Cradle Mountain is one of the main tourist attractions in Tasmania, due to its natural beauty. It forms the northern end of the Cradle Mountain – Lake St Clair National Park, which shares a “Twin Parks” agreement with the World Heritage listed Jiuzhaigou Nature Reserve in China (中国的九寨沟). I have yet to visit the Jiuzhaigou Nature Reserve, but I made sure that my Tasmanian holidays included a day tour to the beautiful Cradle Mountain. 🙂
I signed up for the day tour with Coach Tours Tasmania and the tour guide was David, same as the Low Head Penguin tour I went to on my first night. Pickup at hotel was about 8.45am and there were 5 other passengers going to Cradle Mountain together that day. I like the idea that it was a small tour group, easier to move about.
Enroute to Cradle Mountain, which is about 2.5 hours drive from Launceston city, we stopped by the beautiful towns of Railton and Sheffield, within the Kentish Municipality.
Railton is a very small town with a population of only 900 as of the 2006 census. According to Wikipedia, Railton was first surveyed in 1853 and a railway line through the town from Deloraine to Latrobe was completed in 1885. Early settlers, mainly farmers and timber workers, lived in slab huts. The wide main street was built to make life easier for the bullock teams making their way to the railway station. By the 1900s Railton had a flourishing timber trade with 2 sawmills. However, it is now the “Town of Topiary” as it has several topiaries around the town. Check out the lovely topiaries below:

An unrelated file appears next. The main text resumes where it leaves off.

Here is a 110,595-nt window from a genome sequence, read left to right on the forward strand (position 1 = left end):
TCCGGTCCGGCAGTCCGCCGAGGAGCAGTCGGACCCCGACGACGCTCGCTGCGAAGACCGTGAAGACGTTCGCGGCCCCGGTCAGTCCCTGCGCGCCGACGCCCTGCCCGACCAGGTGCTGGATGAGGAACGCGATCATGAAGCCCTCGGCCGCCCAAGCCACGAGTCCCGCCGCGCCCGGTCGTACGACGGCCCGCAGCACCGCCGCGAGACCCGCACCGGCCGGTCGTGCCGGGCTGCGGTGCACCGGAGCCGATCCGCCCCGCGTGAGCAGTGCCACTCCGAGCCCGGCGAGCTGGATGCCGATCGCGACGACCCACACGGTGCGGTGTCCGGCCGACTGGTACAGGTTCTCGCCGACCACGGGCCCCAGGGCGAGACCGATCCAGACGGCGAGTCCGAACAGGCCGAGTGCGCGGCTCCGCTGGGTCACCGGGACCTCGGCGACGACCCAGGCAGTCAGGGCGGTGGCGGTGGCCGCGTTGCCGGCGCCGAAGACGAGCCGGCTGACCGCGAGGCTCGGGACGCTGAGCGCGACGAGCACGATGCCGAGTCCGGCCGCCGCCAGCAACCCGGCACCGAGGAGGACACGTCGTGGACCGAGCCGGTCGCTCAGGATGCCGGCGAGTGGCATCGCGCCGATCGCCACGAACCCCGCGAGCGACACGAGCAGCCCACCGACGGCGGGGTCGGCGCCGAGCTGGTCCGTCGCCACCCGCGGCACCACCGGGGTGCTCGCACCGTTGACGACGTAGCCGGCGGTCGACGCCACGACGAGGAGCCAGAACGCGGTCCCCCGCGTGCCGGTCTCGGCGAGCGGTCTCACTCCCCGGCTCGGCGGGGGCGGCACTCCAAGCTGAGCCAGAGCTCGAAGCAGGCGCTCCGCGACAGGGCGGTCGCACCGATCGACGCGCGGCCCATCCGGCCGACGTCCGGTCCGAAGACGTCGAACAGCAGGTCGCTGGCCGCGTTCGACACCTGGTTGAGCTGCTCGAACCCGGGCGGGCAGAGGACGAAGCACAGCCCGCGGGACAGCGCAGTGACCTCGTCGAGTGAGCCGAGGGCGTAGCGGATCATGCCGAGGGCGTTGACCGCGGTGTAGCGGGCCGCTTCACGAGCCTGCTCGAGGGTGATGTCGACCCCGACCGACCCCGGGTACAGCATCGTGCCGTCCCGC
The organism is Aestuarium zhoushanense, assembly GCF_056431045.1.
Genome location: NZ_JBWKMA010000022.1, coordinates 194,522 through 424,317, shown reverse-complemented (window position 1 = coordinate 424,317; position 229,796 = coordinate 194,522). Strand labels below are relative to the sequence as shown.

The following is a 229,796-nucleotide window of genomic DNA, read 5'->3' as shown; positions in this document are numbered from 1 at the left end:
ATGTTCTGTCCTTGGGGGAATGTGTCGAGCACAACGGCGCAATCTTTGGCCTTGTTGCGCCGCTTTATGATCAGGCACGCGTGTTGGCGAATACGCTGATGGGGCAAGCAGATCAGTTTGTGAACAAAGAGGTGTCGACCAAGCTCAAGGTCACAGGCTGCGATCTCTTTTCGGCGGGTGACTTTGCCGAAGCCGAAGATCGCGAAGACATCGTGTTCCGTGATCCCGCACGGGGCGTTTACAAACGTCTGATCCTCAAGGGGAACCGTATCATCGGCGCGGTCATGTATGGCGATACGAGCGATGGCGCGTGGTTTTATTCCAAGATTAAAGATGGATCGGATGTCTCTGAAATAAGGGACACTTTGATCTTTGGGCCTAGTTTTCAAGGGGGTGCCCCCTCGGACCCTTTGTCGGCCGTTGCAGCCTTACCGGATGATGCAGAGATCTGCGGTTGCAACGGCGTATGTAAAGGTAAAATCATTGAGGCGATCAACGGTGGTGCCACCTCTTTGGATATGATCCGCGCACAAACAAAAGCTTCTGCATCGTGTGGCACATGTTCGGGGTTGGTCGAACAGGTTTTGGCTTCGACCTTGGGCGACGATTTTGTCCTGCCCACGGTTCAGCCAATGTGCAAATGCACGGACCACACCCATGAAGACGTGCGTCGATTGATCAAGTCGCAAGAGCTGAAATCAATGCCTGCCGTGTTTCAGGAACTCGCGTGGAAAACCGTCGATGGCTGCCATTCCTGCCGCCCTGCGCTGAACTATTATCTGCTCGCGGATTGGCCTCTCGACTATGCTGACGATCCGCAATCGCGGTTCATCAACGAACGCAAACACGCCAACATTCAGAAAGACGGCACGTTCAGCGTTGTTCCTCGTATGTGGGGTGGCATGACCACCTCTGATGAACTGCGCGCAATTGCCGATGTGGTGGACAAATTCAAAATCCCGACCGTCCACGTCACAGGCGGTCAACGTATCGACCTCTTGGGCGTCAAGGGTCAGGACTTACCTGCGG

The town was really very quiet and we only saw a cafe bakery, supermarket, gift shop and little hotel. But it looks like a charming little town where one can simply relax. The gift shop owner told us that he moved here from Melbourne many years ago to “escape” and he never thought of going back. Haha
A short drive of about 15 min later brought us to the “Town of Murals” – Sheffield. Sheffield is slightly larger than Railton with a population of about 1,400 as at the 2006 census. To revive and reinvent the town of Sheffield after the population decline in 1973 with the completion of the power scheme, it started to work on mural art. The first mural in Sheffield was unveiled in December 1986. Since then over 60 murals depicting the area’s rich history and beautiful natural scenery have been painted on walls scattered throughout the town and buildings along the roadside. The murals attract an estimated 220,000 people to the town annually.
We were given about 45 min of free time to tour the town and pack something for lunch at Cradle Mountain later. The pictures I took below are the old murals that have been around for many years. They can be identified easily because they are painted directly on the buildings. Newer murals from the annual International Mural Fest held since 2003 are painted on boards and then put up as exhibits in and around the town.
There were really a lot of beautiful murals but I didn’t have time to take pictures of all of them. I bought toasted smoked salmon sandwiches, served with chips and salad, from the Sheffield Motor Inn Cafe for A$9 and a cup of hot chocolate with marshallow for A$3.80 as I was “freezing” from the low temperature. The food was good and reasonably priced for the huge portion I got. Too bad I didn’t manage to take picture of it before eating in the mountain. 😛
Stopping by the 2 towns was a good prelude to the highlight of the day – Cradle Mountain, which I will detail in the next post. 🙂